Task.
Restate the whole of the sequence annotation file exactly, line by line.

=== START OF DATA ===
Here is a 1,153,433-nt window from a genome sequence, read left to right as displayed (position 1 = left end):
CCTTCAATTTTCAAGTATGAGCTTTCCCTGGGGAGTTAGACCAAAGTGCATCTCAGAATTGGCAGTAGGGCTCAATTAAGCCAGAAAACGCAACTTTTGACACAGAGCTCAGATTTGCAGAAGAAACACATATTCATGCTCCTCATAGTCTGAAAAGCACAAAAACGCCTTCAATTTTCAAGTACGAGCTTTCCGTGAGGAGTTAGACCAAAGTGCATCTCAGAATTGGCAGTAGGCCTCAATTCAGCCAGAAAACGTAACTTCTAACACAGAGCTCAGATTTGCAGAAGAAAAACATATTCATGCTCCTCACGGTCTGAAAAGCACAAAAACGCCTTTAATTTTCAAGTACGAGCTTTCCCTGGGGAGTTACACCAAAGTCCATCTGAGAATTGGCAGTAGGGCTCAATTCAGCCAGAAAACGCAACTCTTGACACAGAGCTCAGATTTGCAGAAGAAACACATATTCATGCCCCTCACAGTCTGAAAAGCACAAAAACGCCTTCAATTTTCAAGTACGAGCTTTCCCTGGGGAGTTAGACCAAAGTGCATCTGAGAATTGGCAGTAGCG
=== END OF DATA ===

Here is a 1,153,433-nt window from a genome sequence, read left to right as displayed (position 1 = left end):
CCTTCAATTTTCAAGTATGAGCTTTCCCTGGGGAGTTAGACCAAAGTGCATCTCAGAATTGGCAGTAGGGCTCAATTAAGCCAGAAAACGCAACTTTTGACACAGAGCTCAGATTTGCAGAAGAAACACATATTCATGCTCCTCATAGTCTGAAAAGCACAAAAACGCCTTCAATTTTCAAGTACGAGCTTTCCGTGAGGAGTTAGACCAAAGTGCATCTCAGAATTGGCAGTAGGCCTCAATTCAGCCAGAAAACGTAACTTCTAACACAGAGCTCAGATTTGCAGAAGAAAAACATATTCATGCTCCTCACGGTCTGAAAAGCACAAAAACGCCTTTAATTTTCAAGTACGAGCTTTCCCTGGGGAGTTACACCAAAGTCCATCTGAGAATTGGCAGTAGGGCTCAATTCAGCCAGAAAACGCAACTCTTGACACAGAGCTCAGATTTGCAGAAGAAACACATATTCATGCCCCTCACAGTCTGAAAAGCACAAAAACGCCTTCAATTTTCAAGTACGAGCTTTCCCTGGGGAGTTAGACCAAAGTGCATCTGAGAATTGGCAGTAGCG